Category: Mac

Use macOS Sierra’s Purgeable Space to Optimize Hard Drive Space

macOS Sierra comes with a “purgeable space” feature to help you optimize your hard drive space. Learn what is it and how you can make use of it.

Source: Use macOS Sierra’s Purgeable Space to Optimize Hard Drive Space – Make Tech Easier

[OS X] Don’t Put Tape On Your Webcam, This Free App Alerts You When Someone Hacks It

It is a known issue that a hacker access the webcam and mic on your device without your consent and awareness. You can take the help of a tape but it can’t be considered a wise solution. An ex-NSA hacker has created an anti spying tool for OS X which alerts you when an application tries to access the FaceTime camera and mic.

Source: Don’t Put Tape On Your Webcam, This Free App Alerts You When Someone Hacks It

10 FFmpeg Commands You Should Know for Media File Conversions

FFmpeg is a powerful command line tool for manipulating your media files. Here are some of the FFmpeg commands you should know for media conversions.

Source: 10 FFmpeg Commands You Should Know for Media File Conversions – Make Tech Easier

Temporarily Speed Up a Time Machine Backup With a Terminal Command

Time Machine is a great service for backing up your computer, and by default it doesn’t use much CPU power to do it. That’s great most of the time, but sometimes you need to get stuff backed up as soon as possible. Defaults-Write points out the Terminal command for doing so.

Source: Temporarily Speed Up a Time Machine Backup With a Terminal Command (Lifehacker)

Free Password Managers Compared: Which One is the Best for you?

With plenty of password managers out there, it can be difficult to choose the best one for you. Here is a list comparing free password managers.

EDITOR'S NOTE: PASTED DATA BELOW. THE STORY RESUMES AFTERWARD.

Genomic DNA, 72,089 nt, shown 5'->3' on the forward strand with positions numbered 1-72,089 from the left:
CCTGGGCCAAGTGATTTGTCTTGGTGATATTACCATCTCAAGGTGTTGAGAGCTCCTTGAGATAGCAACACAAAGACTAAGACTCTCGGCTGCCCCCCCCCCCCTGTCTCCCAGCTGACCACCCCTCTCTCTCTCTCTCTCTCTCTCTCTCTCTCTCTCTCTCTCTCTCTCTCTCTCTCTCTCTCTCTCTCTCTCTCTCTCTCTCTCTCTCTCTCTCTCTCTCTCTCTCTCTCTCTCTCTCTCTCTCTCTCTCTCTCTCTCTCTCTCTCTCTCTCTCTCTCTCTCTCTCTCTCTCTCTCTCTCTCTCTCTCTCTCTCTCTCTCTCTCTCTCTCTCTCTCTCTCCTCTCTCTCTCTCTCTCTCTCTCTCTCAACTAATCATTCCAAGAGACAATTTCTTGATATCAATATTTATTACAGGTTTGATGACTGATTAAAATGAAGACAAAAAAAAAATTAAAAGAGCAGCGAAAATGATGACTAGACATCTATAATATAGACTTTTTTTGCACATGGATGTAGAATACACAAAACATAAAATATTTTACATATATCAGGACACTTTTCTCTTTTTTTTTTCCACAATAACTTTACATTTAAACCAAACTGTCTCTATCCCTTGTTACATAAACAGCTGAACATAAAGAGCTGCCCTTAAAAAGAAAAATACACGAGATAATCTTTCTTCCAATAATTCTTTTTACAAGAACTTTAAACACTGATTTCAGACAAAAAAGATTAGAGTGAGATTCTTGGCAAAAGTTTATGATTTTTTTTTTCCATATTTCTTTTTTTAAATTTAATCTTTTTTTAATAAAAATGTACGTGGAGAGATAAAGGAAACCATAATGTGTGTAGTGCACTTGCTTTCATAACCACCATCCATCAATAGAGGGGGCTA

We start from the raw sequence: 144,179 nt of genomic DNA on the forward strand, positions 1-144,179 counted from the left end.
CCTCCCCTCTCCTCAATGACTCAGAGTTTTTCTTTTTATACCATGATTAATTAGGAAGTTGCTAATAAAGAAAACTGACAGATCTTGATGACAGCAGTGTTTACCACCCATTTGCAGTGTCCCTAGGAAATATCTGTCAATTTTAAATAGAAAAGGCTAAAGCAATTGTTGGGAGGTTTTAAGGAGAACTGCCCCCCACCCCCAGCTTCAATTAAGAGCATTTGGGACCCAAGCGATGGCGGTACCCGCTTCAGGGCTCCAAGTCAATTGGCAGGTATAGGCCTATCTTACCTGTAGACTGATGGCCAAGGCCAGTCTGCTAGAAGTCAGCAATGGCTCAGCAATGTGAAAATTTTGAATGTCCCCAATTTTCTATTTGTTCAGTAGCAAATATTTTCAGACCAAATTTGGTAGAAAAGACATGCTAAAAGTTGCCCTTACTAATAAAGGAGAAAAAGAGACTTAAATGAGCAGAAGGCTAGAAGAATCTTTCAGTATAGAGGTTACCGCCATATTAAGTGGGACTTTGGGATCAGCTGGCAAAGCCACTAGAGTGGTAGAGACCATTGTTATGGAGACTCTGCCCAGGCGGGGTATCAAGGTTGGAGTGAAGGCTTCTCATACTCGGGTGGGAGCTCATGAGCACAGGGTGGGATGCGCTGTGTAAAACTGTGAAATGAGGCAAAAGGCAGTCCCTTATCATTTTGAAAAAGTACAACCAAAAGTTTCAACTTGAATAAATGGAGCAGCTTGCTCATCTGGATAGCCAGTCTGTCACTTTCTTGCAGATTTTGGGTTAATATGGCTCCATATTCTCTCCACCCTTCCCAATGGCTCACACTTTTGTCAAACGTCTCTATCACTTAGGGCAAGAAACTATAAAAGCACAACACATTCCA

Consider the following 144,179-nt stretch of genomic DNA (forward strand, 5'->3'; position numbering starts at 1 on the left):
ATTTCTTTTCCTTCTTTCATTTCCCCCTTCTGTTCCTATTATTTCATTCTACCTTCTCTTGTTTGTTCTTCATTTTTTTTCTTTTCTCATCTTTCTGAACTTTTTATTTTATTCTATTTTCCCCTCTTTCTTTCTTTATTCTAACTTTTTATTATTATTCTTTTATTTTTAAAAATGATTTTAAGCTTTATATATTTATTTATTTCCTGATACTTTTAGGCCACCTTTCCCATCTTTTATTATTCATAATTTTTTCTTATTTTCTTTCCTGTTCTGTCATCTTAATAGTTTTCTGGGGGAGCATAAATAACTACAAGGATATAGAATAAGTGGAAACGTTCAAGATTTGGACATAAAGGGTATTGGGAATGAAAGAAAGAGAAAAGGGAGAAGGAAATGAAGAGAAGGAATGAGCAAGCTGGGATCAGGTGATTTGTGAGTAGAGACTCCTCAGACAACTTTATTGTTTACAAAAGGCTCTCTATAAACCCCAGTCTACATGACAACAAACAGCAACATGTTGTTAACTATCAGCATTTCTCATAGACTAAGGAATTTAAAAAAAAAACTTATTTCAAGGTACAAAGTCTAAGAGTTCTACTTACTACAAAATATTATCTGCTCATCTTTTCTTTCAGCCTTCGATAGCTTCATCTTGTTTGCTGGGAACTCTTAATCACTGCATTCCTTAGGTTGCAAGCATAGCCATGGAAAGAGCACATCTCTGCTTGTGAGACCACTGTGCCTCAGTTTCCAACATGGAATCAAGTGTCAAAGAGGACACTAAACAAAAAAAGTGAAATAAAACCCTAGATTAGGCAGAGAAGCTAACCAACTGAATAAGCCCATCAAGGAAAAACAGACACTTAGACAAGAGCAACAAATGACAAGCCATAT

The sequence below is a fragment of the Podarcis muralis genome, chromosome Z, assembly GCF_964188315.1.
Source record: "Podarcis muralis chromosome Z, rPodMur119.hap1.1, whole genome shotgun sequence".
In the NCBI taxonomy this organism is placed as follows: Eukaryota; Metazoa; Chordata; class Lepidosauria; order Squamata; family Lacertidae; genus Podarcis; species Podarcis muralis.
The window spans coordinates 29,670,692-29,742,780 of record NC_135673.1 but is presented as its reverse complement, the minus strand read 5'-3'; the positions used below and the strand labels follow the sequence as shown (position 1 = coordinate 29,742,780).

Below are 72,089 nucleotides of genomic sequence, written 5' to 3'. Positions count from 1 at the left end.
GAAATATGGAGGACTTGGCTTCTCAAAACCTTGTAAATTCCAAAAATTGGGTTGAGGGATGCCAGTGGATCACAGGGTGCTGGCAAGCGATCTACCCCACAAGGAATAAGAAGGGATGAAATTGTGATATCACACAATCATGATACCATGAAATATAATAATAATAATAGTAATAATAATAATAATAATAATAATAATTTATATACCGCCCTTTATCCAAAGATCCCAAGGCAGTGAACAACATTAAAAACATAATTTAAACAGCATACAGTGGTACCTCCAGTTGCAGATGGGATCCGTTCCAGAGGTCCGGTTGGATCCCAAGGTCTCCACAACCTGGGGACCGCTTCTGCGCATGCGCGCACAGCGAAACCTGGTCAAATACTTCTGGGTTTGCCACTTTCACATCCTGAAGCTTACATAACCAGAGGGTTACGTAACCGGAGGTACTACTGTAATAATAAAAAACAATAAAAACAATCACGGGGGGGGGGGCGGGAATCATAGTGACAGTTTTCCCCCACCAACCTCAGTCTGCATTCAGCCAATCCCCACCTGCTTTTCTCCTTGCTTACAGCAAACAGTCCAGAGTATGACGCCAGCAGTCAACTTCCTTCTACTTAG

Source: Free Password Managers Compared: Which One is the Best for you? (Make Tech Easier)

Make live bootable flash drive or SD card disks easily with Etcher

NOTE: The article referenced below is about the Linux version, but the program itself is cross-platform, with Linux, Mac, and Windows versions available.

Making live USB disks on Linux has always been hit or miss. You could use dd and the command line, and it’s mostly a good tool, but a lot of times the dd tool can destroy a drive. Other GUI tools like Unetbootin or Gnome disks are good too, but they’re mostly hit or miss, and sometimes the flashing gets messed up.

This is why Etcher is such a great tool. It’s elegant, so anyone can use it easily, and it doesn’t mess up when you flash an image. There is no more making a bootable flash drive with Unetbootin only to find out that a .c32 menu file is missing or some other error.

Source: Make Linux Live Disks Easily with Etcher (Make Tech Easier)
Software web site: http://www.etcher.io/

The thing we like most about this software, besides the fact that it’s free, is that it is smart enough to try to prevent you from accidentally overwriting one of your hard drives by mistake! And also, we like the fact that the Linux version is packaged as an AppImage, which means it should just run on whatever Linux distribution you use, once you have set permissions. At the worst you may need to install FUSE, if it’s not already installed in your distribution. That only applies to the Linux version; the OS X and Windows versions are installed just like any normal software package for those platforms.

We can think of several other Linux applications that we wish were packaged like this, particularly ones that have a higher than usual risk of breakage any time you apply an update. But, that’s a whole other article for another time.

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